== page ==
As previously stated, we have very little to go on so far, but there are some really frightening prospects here. Is there a point at which the registry cannot and will not find a match for you? What if you are disabled? What if you are incapable of reproducing? What if you have down syndrome or are intersex? It’s not exactly like it’s more than a hop, skip, and a jump to slowly (or quickly!) working to push such people out of existence. What if you are lesbian or gay or transgender? Are you eliminated or forced into meaningless relationships with strangers? If you’re bisexual does that mean erasing half of your sexual identity? And what about naturalized Japanese or non-Yamato Japanese (those of Korean, Chinese, or other ethnic heritage)? Are non-Yamato allowed or considered in the registry? Is immigration to Japan not so much tepid as actually illegal?
As of yet we have only one clue on the LGBT issue. When Ririna meets Misaki, she admits to Yukari that she doesn’t know how to understand all of the emotions. She’s very overcome with making her first friend and asks if perhaps her feelings indicate something more. Yukari doesn’t dismiss them out of hand, instead probing Ririna to see if her feelings match how he feels about Misaki, but he determines they don’t. Drawing a conclusion from this exchange is difficult, because we get the impression that Yukari and Ririna are decidedly outside of social norms. Even if Yukari and Ririna were to accept that same-sex feelings could exist, there’s no suggestion that either has any support structure to do anything with such opinions. Furthermore, in a Japan where romance is forbidden, even the discussion of romantic feelings seems to be taboo.

Image source: アニメ「恋と嘘」好評放送中! on Twitter

The Japan of Love and Lies is one I’ve seen before, and one I worry is creeping up on us once again (if not in the external imperial sense, perhaps in the internal repression sense), and it’s absolutely frightening. If it takes a cute anime about star-crossed lovers battling the odds to make us think about what kind of Japan we are willing to accept, then I hope Love and Lies is a break out success. For all the right reasons, and none of the potential wrong ones.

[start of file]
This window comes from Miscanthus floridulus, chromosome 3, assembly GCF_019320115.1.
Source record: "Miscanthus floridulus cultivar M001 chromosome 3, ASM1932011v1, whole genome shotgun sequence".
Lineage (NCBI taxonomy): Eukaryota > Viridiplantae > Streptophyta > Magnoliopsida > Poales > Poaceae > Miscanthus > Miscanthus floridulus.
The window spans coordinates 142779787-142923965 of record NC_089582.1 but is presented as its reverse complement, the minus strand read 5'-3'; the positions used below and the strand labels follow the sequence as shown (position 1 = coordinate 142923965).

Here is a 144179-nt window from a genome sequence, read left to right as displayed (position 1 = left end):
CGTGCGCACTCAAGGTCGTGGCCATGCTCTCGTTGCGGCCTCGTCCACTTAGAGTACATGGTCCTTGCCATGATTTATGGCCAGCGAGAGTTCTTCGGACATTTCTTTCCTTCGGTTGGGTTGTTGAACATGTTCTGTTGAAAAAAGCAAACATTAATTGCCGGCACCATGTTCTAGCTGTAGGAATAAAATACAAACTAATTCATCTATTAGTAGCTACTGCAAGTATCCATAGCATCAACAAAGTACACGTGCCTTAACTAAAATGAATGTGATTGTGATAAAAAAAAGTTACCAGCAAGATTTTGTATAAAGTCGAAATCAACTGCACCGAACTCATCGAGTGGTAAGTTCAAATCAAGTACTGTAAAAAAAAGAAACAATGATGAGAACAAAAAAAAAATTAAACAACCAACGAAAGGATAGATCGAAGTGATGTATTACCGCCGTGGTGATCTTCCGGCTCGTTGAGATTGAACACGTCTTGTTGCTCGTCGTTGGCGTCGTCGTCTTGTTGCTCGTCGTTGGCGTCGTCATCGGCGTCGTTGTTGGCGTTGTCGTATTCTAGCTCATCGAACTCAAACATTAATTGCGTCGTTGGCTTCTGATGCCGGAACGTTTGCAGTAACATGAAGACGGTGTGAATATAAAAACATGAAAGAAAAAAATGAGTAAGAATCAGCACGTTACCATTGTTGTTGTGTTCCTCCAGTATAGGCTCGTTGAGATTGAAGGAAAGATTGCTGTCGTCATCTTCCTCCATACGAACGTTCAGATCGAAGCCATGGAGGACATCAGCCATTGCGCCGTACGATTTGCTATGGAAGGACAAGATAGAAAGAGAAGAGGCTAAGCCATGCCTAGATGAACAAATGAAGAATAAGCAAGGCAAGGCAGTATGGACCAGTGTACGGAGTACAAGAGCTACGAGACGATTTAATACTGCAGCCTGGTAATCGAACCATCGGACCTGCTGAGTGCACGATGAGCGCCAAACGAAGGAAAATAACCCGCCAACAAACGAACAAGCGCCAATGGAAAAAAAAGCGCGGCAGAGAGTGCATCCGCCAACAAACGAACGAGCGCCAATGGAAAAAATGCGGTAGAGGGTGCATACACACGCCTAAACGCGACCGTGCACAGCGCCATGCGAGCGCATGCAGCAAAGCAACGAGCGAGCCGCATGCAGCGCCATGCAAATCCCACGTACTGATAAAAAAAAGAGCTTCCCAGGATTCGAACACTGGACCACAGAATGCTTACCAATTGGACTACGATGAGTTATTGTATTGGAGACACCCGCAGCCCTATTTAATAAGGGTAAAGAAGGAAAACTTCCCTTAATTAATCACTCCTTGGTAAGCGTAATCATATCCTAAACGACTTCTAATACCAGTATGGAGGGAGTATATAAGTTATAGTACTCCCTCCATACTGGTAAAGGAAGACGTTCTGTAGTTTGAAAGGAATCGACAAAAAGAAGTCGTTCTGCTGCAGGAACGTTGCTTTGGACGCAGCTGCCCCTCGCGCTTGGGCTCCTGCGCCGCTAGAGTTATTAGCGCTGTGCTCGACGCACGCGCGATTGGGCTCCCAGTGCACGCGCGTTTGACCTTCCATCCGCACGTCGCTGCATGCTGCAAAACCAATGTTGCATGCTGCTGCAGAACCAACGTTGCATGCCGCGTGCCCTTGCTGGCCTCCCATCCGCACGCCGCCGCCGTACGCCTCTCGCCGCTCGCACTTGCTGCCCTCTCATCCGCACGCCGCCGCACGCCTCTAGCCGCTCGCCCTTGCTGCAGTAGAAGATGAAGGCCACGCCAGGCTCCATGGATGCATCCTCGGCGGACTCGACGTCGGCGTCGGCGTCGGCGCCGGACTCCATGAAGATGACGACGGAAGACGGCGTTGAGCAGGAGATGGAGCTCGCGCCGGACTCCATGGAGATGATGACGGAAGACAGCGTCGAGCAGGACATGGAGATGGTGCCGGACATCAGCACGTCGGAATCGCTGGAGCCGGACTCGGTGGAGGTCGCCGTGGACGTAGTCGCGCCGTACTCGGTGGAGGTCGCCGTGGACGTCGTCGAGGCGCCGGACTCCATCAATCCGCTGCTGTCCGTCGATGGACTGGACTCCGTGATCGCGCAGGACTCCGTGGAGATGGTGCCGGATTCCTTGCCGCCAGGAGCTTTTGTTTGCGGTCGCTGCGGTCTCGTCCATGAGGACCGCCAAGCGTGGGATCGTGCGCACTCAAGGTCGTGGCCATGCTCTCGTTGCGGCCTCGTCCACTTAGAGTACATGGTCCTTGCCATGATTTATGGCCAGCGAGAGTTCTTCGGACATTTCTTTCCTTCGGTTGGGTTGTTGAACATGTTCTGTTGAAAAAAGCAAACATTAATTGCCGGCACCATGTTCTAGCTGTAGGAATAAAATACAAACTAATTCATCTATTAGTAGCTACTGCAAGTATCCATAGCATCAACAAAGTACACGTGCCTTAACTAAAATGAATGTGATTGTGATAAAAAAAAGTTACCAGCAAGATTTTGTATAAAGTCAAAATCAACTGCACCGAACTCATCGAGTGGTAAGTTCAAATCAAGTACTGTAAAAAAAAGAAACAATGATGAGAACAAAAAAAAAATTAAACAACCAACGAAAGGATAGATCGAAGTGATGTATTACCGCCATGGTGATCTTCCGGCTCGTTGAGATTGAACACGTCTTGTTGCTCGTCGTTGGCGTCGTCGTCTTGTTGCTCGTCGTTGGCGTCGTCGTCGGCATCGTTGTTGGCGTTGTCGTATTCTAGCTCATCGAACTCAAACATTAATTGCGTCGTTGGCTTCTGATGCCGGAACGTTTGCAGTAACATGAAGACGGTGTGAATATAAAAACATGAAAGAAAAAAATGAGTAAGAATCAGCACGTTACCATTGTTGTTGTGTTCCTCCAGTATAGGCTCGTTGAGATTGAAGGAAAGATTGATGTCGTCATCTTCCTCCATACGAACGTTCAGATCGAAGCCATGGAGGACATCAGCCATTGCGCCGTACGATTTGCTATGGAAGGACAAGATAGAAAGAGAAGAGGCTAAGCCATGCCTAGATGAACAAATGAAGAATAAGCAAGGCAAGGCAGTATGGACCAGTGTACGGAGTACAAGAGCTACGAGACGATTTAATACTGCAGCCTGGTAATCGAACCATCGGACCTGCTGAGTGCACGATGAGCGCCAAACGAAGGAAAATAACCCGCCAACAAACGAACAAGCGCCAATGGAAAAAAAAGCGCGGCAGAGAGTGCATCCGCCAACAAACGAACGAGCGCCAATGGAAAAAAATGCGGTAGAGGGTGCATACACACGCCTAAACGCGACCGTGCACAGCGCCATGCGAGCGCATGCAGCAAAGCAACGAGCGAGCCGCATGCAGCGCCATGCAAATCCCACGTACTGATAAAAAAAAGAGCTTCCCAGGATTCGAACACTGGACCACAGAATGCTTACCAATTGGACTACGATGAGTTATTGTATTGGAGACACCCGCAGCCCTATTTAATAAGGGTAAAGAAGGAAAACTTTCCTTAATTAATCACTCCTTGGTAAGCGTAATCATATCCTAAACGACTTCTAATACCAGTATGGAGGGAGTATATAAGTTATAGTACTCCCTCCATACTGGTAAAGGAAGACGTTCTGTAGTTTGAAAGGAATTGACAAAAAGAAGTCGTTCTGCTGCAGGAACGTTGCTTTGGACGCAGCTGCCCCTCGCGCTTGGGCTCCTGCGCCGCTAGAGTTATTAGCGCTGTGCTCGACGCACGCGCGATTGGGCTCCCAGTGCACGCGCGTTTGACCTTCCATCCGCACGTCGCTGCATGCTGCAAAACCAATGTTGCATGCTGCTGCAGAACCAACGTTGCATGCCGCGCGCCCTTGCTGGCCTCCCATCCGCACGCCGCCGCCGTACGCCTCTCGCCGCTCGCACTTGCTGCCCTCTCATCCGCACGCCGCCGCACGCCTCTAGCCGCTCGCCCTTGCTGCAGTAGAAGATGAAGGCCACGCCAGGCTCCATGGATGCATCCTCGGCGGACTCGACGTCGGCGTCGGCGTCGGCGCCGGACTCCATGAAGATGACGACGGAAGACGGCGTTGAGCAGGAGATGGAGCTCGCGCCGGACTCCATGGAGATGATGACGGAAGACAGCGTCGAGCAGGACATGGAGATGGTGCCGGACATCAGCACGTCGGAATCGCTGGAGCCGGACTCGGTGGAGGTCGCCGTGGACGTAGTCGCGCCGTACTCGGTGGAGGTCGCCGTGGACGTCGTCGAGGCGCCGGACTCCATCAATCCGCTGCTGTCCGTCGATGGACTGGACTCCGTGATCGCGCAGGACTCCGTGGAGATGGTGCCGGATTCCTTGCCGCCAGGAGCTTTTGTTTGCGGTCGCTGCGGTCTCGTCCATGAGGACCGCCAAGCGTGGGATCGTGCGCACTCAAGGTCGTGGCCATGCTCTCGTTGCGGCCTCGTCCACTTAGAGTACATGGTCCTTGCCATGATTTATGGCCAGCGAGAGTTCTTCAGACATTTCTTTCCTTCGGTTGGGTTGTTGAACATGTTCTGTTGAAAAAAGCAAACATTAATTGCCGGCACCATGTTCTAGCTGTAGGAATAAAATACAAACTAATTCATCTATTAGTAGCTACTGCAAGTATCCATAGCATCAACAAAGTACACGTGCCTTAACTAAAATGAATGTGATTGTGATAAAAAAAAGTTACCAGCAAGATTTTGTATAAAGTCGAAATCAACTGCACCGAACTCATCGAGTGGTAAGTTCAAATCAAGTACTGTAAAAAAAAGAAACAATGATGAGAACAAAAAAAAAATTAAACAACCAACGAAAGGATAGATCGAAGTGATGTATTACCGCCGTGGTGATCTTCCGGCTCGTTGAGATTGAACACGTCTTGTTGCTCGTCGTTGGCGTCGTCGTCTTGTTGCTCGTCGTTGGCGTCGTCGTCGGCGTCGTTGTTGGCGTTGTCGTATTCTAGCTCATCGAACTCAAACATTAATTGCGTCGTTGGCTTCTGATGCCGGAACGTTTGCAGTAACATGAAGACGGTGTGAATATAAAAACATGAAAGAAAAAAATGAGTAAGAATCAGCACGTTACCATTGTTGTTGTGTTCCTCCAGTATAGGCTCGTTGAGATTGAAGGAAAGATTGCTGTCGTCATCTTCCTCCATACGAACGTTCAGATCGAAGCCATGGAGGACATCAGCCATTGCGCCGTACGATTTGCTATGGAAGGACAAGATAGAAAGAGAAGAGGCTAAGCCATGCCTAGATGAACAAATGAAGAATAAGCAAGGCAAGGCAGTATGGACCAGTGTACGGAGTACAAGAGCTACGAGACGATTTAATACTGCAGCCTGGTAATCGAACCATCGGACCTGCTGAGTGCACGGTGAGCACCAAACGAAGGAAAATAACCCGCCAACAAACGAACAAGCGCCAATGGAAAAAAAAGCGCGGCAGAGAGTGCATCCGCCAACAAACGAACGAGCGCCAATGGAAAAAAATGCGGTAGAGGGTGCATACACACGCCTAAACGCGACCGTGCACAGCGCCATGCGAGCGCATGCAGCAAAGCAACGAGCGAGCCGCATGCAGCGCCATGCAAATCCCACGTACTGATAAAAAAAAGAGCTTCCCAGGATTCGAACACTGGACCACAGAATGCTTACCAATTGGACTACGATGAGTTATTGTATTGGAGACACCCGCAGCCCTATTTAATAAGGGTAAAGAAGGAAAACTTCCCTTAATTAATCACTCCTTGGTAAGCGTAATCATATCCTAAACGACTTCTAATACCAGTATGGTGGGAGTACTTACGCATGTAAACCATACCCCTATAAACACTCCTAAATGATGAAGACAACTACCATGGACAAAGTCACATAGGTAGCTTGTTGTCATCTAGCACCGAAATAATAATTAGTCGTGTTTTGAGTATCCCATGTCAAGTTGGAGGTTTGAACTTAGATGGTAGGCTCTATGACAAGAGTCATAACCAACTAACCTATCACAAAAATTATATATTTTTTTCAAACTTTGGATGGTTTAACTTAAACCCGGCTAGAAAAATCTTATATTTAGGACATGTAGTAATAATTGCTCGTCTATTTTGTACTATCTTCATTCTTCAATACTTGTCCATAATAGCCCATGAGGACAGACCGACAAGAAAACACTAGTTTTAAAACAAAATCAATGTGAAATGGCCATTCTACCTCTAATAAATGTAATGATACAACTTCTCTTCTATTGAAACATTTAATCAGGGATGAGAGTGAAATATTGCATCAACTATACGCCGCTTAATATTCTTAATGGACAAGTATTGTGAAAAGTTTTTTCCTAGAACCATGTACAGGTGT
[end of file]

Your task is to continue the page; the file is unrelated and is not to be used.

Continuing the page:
Comments (2)
  1. “and those that oppose it are not allowed to object or refuse”

    Actually, you can annul the engagement. You need to do paperwork and prove that both of you can’t stand each other. And it’s pretty discouraged as it’s a red mark for you when you seek for employment, especially in government-related offices.

    Time for me to tell you to read the manga before making up conclusions on your own.

    “It’s called eugenics; the attempt to decide, scientifically and/or morally, how to pair people for the maximum benefit of a nation and its people with the intention of creating a “best” or “master” population. Stop me if you’ve heard this one. We’ve seen this before, and the results were horrific. ”

    Well, that’s one of the reasons why this law became popular in the first place. Children born of the Yukari law are smarter and healthier in average than children born out of it.

    • UgokiGyokuyou,

      Thank you for your comment.

      1) There’s no evidence of this in the anime. I wish you had not spoiled me with manga information. It may affect my interpretation, despite my best intentions. I would say the implication doesn’t yet suggest such an option. And even if it such a plot point is, clearly that’s discrimination and punishment. Calling it “discouragement” simply makes excuses for the authoritarianism. That’s not a fair choice, so my conclusion stands.

      As I have learned from many years comparing anime to its manga (or manga to its anime, if the adaption goes the other direction), it’s unfair to one source material to interpret it through the lens of the other. Often enough they diverge. In some cases the divergence is minor (Aoi Hana), in some cases the divergence is significant (Kimagure Orange Road, specifically the character of Hikaru and the first movie ending vs Volume 18 of the manga).

      2) Well, sure, popular amongst those who are in the privileged majority. That’s no surprise. “Smarter” and “healthier” are subjective, despite what the Ministry of Welfare reps say about the Yukari system. I tried to avoid a certain specific example of eugenics and the master race, but let’s be honest, you read it anyway. Those in the oppressed minority, those who still exist just be the nature of chaos theory applied to human development, have no place under the Yukari system, and I am deeply frightened for when we find out what’s done with them, since not fitting into the system when the system is eugenics usually leads to your murder.